3. Kerf Width: The kerf, the cut left behind by the blade, varies in width and this impacts the amount of material taken away. A broad kerf implies there will be a larger extraction of material, whereas a slim one indicates a smaller strip will be missing.
  4. RPM of the Saw: When selecting a track saw blade, it is vital to consider the rotational speed of the saw. Each blade is engineered to work at a specific revolutions per minute (RPM). Thus, you need to ensure that your saw’s speed is compatible with the blade. I have noticed while having Festool’s TS55 track saw that its RPM can be modified. Therefore, regardless of what cut needs to be done, I am able to adjust the RPM accordingly.

Considering these factors, you can opt for the ideal plunge saw blade that suits your needs, guaranteeing impeccable results.

Conclusion

In conclusion, expediting your woodworking projects and assuring excellence in craftsmanship can be accomplished by selecting the suitable track saw blade. Taking into account the kind of substance you intend to cut will help you pick out the ideal blade for every endeavor. Keep in mind that applying an incorrect blade could result in substandard outcomes, harm to your saw, and even potential dangers.

It is essential to make sure you purchase top-notch plunge saw blades and utilize them appropriately so that the end results are of optimal quality. However, having good blades alone won’t cut it, as much will depend on the type of track saw you possess.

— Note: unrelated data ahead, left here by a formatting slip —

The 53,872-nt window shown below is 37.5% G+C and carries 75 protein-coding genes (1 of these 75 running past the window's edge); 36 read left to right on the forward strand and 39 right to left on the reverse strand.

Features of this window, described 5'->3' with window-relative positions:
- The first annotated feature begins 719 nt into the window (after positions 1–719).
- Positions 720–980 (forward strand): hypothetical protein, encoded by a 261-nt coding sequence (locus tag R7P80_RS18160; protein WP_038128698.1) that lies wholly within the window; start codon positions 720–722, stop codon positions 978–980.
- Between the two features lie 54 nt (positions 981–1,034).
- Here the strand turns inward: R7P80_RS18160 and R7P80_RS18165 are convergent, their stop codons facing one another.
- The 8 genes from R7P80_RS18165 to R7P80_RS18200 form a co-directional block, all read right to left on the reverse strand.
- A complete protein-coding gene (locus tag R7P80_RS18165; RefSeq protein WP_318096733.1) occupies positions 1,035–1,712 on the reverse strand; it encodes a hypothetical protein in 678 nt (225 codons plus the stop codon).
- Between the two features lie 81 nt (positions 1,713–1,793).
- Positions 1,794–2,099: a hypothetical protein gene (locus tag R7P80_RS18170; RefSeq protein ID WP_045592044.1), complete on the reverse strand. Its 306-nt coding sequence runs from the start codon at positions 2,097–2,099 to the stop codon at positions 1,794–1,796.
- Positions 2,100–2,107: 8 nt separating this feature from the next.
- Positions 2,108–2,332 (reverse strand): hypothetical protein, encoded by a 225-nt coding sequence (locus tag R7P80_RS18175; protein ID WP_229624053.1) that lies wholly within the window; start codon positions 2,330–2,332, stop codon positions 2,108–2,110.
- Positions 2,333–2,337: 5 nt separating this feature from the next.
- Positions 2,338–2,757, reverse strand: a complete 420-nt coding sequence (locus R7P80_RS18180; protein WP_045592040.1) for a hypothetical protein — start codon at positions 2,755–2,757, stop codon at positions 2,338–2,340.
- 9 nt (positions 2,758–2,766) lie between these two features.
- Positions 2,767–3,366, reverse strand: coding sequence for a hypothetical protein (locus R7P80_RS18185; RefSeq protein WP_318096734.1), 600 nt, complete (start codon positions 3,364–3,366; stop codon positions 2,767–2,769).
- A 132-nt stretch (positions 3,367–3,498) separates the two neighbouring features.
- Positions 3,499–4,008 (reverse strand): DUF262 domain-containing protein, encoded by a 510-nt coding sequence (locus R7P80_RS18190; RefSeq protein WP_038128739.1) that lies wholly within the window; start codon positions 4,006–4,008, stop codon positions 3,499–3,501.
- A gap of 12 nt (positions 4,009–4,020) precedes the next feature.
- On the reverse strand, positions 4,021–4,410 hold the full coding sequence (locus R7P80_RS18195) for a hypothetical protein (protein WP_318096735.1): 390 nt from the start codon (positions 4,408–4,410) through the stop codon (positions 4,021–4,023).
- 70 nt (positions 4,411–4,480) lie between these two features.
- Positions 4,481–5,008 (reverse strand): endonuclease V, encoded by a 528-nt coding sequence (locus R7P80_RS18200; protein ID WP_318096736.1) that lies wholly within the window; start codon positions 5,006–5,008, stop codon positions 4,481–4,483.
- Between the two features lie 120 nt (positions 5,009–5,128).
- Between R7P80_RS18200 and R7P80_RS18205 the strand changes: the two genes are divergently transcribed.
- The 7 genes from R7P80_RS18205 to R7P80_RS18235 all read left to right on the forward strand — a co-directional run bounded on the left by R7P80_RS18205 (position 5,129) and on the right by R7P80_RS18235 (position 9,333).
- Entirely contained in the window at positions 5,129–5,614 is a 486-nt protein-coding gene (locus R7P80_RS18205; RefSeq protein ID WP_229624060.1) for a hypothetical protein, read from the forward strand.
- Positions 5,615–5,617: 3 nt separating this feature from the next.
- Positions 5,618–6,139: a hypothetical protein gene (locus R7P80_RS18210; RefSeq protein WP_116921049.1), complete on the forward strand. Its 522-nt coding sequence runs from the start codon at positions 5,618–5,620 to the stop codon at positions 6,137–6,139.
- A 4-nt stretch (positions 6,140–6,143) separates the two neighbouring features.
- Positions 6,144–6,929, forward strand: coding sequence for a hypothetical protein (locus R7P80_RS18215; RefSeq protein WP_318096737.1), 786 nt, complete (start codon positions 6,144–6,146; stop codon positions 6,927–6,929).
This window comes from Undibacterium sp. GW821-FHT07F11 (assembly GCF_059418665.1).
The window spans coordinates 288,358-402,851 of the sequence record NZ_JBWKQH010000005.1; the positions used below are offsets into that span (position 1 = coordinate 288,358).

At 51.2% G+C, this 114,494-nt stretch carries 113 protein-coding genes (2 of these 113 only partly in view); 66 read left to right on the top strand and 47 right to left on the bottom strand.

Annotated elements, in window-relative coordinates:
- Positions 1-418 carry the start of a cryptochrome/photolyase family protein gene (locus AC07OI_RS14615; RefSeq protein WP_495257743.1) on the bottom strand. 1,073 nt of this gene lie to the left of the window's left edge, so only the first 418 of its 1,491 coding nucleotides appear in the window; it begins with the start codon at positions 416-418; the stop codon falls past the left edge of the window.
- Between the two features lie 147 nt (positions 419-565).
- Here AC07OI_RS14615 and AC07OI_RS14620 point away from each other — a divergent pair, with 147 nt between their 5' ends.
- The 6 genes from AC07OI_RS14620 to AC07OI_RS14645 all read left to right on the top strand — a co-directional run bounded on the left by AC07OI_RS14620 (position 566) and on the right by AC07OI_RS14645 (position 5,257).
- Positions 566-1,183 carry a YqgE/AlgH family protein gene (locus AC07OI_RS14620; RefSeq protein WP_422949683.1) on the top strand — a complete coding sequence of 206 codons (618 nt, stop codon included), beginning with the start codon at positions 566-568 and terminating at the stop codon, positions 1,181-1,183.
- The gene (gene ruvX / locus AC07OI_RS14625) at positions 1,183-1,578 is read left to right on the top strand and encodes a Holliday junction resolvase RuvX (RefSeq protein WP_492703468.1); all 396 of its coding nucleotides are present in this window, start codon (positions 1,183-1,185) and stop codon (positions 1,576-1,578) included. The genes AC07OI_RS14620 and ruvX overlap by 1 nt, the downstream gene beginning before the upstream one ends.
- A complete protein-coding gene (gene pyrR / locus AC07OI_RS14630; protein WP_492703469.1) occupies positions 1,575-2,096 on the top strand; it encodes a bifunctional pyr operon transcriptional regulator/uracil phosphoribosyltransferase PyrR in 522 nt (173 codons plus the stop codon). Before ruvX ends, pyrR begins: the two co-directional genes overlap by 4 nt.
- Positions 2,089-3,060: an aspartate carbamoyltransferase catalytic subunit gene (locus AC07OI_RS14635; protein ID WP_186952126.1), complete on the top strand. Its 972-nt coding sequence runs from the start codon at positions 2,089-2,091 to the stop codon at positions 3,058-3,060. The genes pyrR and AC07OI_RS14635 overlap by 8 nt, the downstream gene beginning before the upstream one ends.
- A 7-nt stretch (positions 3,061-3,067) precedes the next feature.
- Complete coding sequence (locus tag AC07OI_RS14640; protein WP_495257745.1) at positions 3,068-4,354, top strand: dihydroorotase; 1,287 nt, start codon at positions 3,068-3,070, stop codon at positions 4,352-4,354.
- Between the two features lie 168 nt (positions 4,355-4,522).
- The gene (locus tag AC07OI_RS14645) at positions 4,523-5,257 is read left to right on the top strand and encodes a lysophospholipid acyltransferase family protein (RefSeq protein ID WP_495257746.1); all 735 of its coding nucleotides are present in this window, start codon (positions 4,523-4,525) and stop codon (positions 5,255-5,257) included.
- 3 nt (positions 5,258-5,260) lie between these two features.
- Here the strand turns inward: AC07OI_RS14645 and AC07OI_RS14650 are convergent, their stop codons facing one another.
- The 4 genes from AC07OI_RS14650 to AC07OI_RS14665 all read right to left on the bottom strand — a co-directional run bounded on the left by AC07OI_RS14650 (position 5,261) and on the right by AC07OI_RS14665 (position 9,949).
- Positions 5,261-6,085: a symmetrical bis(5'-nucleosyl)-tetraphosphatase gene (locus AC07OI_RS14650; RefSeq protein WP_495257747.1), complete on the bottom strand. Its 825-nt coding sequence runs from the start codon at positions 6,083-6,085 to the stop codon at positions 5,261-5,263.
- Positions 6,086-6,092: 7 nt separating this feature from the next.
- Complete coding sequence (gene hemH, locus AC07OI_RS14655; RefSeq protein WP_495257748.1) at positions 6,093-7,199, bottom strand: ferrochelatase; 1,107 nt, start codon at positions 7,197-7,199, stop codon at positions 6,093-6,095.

Frequently asked questions

What is the difference between a rip blade and a crosscut blade?

A rip blade is created to efficiently cut wood along its grain, while a crosscut blade is used for cutting wood with the grain. Rip blades usually have fewer teeth and broader gullets for speedy removal of material, whereas crosscut blades usually have more teeth and finer gullets for a refined result.

Can I use a crosscut blade to cut laminate?

It is possible to employ a crosscut blade to cut laminate, however it is not the optimal option. Laminate blades, specifically designed for the intense pressure and wear-and-tear involved with cutting through laminates, are more suitable for this task – thus it is highly recommended to use laminate blades.

How often should I sharpen my track saw blade?

Sharpening a plunge saw blade should occur with regular intervals, usually every 2-3 months of frequent use. However, this time span may vary depending on how often the blade is used and the type of materials being cut.

How do I know when my track saw blade needs to be replaced?

It may be time to switch out your track saw blade if you spot any dullness, warping, chipping or burning. Additionally, inconsistent cuts signify that it’s time for a new one.

Can I use a combination blade to cut any material?

Combination blades are useful for cutting several kinds of materials, but it is key to consider the material being sliced and select the appropriate kind of blade for ideal outcomes.

The Ultimate workshop free e book

Building your workshop can be daunting, filled with trial and error. Believe me, I’ve been there too.
But it was “The Ultimate Small Workshop” course, a gem I discovered and now endorse on Christofix.com, that provided insights unparalleled to any other. This expertise empowered me to invest wisely and save substantially.

I really suggest it to all of my fellow DIYers and creators!